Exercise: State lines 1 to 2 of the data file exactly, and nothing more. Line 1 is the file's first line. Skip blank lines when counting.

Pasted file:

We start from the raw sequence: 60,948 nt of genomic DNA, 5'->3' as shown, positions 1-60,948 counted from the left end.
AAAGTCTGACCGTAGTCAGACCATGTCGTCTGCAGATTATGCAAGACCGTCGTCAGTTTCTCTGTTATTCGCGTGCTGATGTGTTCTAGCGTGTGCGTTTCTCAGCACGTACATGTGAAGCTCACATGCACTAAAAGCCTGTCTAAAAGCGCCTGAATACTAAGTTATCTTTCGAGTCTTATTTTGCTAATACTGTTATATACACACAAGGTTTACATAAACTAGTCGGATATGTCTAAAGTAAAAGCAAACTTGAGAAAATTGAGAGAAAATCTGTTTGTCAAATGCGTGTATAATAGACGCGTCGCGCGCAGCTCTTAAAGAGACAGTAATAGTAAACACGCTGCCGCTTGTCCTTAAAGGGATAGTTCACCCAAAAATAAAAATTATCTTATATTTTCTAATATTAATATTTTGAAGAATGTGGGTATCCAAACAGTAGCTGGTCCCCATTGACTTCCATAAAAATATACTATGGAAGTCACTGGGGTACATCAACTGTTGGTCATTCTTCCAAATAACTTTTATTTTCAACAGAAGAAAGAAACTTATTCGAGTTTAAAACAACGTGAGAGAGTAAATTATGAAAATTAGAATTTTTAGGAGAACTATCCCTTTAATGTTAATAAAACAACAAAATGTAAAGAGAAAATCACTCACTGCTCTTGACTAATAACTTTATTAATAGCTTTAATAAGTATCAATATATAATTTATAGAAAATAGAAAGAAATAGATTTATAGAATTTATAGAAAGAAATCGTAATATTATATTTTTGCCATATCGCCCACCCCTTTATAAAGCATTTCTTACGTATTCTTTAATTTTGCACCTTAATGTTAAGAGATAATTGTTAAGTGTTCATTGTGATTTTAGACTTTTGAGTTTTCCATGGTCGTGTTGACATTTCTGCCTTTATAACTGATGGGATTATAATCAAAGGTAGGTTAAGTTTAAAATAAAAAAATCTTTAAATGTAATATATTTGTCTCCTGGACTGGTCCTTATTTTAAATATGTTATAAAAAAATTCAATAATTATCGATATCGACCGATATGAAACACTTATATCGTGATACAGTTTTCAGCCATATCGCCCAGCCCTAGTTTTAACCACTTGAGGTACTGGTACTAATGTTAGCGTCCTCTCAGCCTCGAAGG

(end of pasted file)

We start from the raw sequence: 60,948 nt of genomic DNA, 5'->3' as shown, positions 1-60,948 counted from the left end.
AAAGTCTGACCGTAGTCAGACCATGTCGTCTGCAGATTATGCAAGACCGTCGTCAGTTTCTCTGTTATTCGCGTGCTGATGTGTTCTAGCGTGTGCGTTTCTCAGCACGTACATGTGAAGCTCACATGCACTAAAAGCCTGTCTAAAAGCGCCTGAATACTAAGTTATCTTTCGAGTCTTATTTTGCTAATACTGTTATATACACACAAGGTTTACATAAACTAGTCGGATATGTCTAAAGTAAAAGCAAACTTGAGAAAATTGAGAGAAAATCTGTTTGTCAAATGCGTGTATAATAGACGCGTCGCGCGCAGCTCTTAAAGAGACAGTAATAGTAAACACGCTGCCGCTTGTCCTTAAAGGGATAGTTCACCCAAAAATAAAAATTATCTTATATTTTCTAATATTAATATTTTGAAGAATGTGGGTATCCAAACAGTAGCTGGTCCCCATTGACTTCCATAAAAATATACTATGGAAGTCACTGGGGTACATCAACTGTTGGTCATTCTTCCAAATAACTTTTATTTTCAACAGAAGAAAGAAACTTATTCGAGTTTAAAACAACGTGAGAGAGTAAATTATGAAAATTAGAATTTTTAGGAGAACTATCCCTTTAATGTTAATAAAACAACAAAATGTAAAGAGAAAATCACTCACTGCTCTTGACTAATAACTTTATTAATAGCTTTAATAAGTATCAATATATAATTTATAGAAAATAGAAAGAAATAGATTTATAGAATTTATAGAAAGAAATCGTAATATTATATTTTTGCCATATCGCCCACCCCTTTATAAAGCATTTCTTACGTATTCTTTAATTTTGCACCTTAATGTTAAGAGATAATTGTTAAGTGTTCATTGTGATTTTAGACTTTTGAGTTTTCCATGGTCGTGTTGACATTTCTGCCTTTATAACTGATGGGATTATAATCAAAGGTAGGTTAAGTTTAAAATAAAAAAATCTTTAAATGTAATATATTTGTCTCCTGGACTGGTCCTTATTTTAAATATGTTATAAAAAAATTCAATAATTATCGATATCGACCGATATGAAACACTTATATCGTGATACAGTTTTCAGCCATATCGCCCAGCCCTAGTTTTAACCACTTGAGGTACTGGTACTAATGTTAGCGTCCTCTCAGCCTCGAAGG